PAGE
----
Because people see it as a, oh, another thing to do. Remember I come from a very established corporate with very structured things that either need to put together for the investor bought. So if it’s not requested, it’s not that

Elijah

Really. Wow. That is amazing. Yeah. It’s it’s because I think it’s one of the, I have high hopes for that. It seems to be, yeah, you’re not, you’re not the first one complaining about the issues around adoption, but yeah. I mean, at least in theory, and maybe to inspire were maybe where the culture allows or where it works for our listeners, I think, and maybe correct me. Right. It will be great. Maybe you disagree, which would be fantastic just as Bishop. Good is if we use report cards, if we use it in a structured way where we say, look, this is what we show them. This is our hypothesis. This is the method we use to, to, to get new data points into, to decrease, to lower the uncertainty. This is the type of information we got back. Maybe linking to some other resources, what we’ve done during that week or the month to, to, to gather together new insight. And, you know, cause it’s so digestible. Once it is standard, if an organization develops a certain standard where they say, right, so this is, this is what we did. This is what we learned. This is the outcome. Then, you know, you would assume the next team has a way of digesting information rather than, you know, my big frustrations with, Hey, we have to go through power point and other reports and, and nobody really understood what was going on. And you know, what do you think about that? Or,

Jael

Yeah, it gets done by the early adopters within the company. So you mentioned that 3000, 5,000 people, let’s say, you know, at the, of the adopters, let’s say 200 people actively do that. Okay. And that’s a high number. Okay. I’m being very optimistic. I say the 200 people are doing it and they are also only doing it for the biggest projects. I think the, the, the challenge that I didn’t talk about is that everybody is doing too much. So we are actually innovating from a scatter gun approach. So I hitting everything, hoping something lens without a structure, the way to understand which of this have early signs of success and which of these should we double down on? Yeah. And that’s actually linked to the core of today’s session. Really.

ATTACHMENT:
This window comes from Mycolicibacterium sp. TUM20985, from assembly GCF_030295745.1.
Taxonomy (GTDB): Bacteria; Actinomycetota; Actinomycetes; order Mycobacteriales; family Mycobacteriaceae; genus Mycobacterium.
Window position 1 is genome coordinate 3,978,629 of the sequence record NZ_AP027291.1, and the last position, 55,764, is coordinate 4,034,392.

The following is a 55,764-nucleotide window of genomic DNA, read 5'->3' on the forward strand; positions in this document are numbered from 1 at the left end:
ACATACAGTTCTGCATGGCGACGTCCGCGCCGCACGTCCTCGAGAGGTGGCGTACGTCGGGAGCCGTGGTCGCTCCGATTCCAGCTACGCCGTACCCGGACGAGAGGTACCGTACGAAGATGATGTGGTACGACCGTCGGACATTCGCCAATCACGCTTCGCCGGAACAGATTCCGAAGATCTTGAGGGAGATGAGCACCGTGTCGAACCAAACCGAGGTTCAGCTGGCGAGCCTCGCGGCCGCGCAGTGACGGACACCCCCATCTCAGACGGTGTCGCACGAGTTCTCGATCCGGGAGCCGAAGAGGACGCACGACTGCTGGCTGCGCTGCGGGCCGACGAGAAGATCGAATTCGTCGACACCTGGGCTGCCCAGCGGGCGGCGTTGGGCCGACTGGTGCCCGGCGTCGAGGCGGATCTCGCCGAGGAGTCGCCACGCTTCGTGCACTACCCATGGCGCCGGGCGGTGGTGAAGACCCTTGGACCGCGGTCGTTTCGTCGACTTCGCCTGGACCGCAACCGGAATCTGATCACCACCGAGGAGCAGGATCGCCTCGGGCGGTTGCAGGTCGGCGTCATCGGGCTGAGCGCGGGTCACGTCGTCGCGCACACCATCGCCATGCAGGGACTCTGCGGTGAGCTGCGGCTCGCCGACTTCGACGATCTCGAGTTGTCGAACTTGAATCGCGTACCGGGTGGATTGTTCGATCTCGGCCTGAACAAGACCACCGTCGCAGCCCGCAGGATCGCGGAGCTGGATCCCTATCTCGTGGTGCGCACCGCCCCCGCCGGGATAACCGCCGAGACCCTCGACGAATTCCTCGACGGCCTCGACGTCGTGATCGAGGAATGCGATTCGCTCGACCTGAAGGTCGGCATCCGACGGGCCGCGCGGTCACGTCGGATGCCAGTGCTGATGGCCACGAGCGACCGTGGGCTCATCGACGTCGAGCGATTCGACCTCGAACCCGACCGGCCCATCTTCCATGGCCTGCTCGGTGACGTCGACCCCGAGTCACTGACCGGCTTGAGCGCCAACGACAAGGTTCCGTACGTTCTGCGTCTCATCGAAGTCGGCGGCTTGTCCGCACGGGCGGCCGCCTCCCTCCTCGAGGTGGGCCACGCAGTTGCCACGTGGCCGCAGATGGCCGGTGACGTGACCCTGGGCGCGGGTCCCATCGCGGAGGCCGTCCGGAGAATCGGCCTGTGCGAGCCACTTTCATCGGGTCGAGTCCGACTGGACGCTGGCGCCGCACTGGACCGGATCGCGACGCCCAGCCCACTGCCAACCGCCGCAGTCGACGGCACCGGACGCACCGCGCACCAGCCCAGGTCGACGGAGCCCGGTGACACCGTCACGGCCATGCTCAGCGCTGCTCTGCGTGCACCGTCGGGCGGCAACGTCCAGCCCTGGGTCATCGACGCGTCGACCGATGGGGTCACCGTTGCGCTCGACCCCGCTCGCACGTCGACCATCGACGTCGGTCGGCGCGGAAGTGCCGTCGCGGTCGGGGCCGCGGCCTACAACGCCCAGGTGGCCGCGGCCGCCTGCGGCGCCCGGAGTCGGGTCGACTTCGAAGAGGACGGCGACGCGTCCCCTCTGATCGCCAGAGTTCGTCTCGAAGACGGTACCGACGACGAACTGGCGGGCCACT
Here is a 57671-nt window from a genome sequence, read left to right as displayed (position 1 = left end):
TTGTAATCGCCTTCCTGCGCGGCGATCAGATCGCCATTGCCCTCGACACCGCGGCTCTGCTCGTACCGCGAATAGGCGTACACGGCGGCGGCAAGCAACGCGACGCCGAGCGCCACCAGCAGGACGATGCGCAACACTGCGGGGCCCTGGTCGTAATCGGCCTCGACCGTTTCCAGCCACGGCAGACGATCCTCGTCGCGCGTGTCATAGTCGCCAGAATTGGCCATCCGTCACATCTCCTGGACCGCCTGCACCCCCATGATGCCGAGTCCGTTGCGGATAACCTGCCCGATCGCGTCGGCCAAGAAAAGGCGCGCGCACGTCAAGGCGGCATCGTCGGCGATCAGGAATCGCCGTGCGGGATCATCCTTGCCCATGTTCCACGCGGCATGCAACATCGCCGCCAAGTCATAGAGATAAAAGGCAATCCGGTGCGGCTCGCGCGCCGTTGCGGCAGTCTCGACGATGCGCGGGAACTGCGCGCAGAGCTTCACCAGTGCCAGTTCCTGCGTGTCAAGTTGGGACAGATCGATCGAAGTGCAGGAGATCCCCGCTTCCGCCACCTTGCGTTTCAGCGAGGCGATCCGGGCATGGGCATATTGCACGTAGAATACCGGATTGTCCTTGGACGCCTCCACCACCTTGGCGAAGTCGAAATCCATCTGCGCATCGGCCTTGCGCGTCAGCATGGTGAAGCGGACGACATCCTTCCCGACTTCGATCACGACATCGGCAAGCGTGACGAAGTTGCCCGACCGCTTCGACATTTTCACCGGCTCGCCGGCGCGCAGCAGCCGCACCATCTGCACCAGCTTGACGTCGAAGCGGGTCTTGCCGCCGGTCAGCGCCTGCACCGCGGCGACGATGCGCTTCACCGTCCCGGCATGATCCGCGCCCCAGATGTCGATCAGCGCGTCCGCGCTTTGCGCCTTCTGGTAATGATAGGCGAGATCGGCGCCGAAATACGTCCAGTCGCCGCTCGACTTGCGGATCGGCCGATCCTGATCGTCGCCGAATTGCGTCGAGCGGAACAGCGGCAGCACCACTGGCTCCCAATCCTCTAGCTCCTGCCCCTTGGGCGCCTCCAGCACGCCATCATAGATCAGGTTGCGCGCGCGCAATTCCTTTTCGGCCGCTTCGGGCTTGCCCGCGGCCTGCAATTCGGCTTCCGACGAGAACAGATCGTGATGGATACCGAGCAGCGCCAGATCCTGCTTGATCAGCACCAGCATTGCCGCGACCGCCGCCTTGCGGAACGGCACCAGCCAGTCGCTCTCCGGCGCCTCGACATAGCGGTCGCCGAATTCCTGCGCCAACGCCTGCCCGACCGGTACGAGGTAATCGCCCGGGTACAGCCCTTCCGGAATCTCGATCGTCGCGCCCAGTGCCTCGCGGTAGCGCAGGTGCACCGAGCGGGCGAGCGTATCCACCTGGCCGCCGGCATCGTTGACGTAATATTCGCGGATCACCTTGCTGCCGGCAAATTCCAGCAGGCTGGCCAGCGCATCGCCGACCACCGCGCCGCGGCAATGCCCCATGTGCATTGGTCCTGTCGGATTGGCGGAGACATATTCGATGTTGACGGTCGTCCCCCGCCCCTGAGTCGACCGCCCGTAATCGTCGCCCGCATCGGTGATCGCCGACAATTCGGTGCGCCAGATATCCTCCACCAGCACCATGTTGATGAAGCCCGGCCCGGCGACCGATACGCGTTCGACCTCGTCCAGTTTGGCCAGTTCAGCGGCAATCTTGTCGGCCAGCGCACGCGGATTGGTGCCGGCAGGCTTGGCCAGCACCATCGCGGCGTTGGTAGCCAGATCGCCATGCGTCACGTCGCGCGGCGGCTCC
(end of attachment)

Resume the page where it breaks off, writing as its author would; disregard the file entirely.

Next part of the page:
Elijah

That’s great. Yeah. I have this, I have this theory. I was just sharing with you like the idea where, you know, I understand it’s tedious, but accounting is tedious. Right. And we have, and we have bookkeepers and we have accountants and, you know, in a sense, you know, the, the, because of the term innovation, accounting, I’m coming to that because I think, you know, filling out like report cards, storing insights that we can cost, certainly. Cause we paid money for those insights. Like, you know, the team got a wage and maybe they had paid money for an experiment. So certainly from a costing perspective, this is something that can be, can be related, but also for the valuation side. So cause you know, we have more, usually more clarity around the project, right? So when we come back with new insights, we should be able to recalculate say the most likely outcome of this project.

Elijah

And so, you know, maybe it is fair to have somebody in the company or people in the company who really specialized on saying, you know, Hey, this is how you fill this out, you know, have you done it? You know, you wear your receipts, right. Have you done it? Where’s your bookkeeper? Where should I book this? Right. I add, you know, to, to make a bit of an analogy. Right. And so you don’t have to do it pretend maybe that’s the solution. I dunno. I wonder what you think the solution could be like, I think we need to jam this. Maybe not in this podcast, but yeah.

Jael

Yeah. So, so getting people to do it, it could be, but it’s also about the 10 people, the, the people who are actually working on the projects to show up and be willing to learn and adopt a new way. So it’s, it’s a bit like herding cattle, unfortunately, because we are operating in the industrial age, even though, you know, we have moved on as a human race, we’re still bound by systems and processes. So wherever you’re describing sounds really, really exciting. And I’m already thinking, okay, if I were to set up a company from ground zero, there’s absolutely the gut rules are already set in place and let that leather up for bigger learnings because you know, I can see so much potential and I saw is that person was started from market research. I’m obsessed about data points and insights and how that ties together to the broader story. I go, I see that the power of that.